Tellingly, the government does not say that AUSA Darrow did not discuss the case with other members of the U.S. Attorney's office. For all we know, in preparation for the hearing she discussed the defendant and his misdeeds at length with other members of the office. And the government's statement that her appearance at the hearing was “strictly pro forma ” is false. The docket sheet states that at the hearing the government in the person of AUSA Darrow asked the judge to jail the defendant pending a further hearing on the charge of violating supervised release. There was nothing pro forma about that. And the government does not really believe that her participation was pro forma, for if it were there would be no violation of section 455(b)(3), United States v. Ruzzano, 247 F.3d 688, 695 (7th Cir.2011)—yet the government concedes the violation.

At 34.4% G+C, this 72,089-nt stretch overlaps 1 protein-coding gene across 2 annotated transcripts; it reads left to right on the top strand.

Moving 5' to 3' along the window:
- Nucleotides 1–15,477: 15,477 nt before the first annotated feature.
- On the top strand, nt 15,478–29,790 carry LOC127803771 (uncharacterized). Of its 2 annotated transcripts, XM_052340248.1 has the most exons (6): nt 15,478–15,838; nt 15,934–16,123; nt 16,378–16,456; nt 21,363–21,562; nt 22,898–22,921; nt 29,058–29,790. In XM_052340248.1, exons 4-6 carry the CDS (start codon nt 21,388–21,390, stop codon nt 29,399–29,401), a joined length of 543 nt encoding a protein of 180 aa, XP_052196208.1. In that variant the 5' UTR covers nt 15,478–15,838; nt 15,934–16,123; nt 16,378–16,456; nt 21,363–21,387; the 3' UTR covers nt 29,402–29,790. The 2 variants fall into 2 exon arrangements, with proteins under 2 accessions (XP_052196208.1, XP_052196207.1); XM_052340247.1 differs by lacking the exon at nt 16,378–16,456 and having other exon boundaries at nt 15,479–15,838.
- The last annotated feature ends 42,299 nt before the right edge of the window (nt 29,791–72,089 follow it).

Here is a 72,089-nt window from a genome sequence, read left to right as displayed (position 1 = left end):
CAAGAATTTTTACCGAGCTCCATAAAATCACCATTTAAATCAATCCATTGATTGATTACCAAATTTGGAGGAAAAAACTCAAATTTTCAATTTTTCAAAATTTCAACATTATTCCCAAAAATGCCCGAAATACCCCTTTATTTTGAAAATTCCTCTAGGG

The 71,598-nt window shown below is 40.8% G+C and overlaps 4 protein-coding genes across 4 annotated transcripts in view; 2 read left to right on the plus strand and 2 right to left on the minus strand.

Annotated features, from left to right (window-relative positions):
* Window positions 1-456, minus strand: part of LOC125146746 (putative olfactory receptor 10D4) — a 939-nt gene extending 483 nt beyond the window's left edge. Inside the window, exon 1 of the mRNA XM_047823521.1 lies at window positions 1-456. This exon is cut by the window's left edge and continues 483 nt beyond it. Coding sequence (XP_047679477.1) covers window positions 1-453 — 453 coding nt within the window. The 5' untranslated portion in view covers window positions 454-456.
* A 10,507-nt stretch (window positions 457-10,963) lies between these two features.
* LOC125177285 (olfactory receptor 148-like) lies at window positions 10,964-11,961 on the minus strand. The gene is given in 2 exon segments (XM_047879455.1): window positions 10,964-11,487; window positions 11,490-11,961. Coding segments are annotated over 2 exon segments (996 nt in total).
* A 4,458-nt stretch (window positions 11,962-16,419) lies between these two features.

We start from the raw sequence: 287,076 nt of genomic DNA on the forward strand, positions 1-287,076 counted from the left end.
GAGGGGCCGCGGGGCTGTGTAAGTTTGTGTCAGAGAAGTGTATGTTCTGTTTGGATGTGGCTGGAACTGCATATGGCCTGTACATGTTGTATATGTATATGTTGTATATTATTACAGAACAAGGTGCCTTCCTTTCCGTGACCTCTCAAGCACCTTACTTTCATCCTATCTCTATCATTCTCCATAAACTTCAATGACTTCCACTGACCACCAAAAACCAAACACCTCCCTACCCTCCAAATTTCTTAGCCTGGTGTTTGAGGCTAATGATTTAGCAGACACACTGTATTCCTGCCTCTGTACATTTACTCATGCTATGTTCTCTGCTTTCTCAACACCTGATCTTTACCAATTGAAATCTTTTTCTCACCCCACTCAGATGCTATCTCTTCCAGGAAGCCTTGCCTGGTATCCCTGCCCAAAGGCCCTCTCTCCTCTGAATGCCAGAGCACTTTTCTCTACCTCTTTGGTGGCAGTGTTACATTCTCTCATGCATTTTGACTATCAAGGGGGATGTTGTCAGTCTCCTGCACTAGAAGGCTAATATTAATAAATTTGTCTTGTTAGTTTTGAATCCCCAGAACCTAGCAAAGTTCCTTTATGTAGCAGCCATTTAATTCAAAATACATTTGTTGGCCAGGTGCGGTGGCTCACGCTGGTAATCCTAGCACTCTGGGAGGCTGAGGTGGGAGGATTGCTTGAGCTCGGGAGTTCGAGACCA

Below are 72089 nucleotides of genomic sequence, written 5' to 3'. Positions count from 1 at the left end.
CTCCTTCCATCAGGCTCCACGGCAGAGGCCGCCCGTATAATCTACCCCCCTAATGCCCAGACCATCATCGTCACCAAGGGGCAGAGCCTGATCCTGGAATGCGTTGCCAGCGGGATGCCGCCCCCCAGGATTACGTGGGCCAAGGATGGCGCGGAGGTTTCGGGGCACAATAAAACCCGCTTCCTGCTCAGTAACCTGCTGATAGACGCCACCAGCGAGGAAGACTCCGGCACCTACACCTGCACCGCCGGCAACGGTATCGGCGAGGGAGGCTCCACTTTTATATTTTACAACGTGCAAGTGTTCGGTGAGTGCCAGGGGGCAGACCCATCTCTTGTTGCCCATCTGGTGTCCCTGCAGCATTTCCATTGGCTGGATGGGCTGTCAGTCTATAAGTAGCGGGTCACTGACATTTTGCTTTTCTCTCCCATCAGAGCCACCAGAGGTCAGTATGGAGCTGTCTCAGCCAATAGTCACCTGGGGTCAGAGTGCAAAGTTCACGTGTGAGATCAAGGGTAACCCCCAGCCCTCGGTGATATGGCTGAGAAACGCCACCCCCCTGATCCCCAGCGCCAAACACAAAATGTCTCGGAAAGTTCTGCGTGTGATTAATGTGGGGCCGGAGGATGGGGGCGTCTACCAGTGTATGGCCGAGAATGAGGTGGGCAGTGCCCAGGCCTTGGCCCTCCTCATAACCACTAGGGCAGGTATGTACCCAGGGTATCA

Later of course the defendant committed additional violations of supervised release, winding up in front of Judge Darrow. In imposing a 15–month sentence she commented on the defendant's history of noncompliance with conditions of supervised release, and on the disappointment that she was experiencing on behalf of her predecessor, Judge McDade, who had given Smith various breaks during his appearances before him on charges of violating supervised release.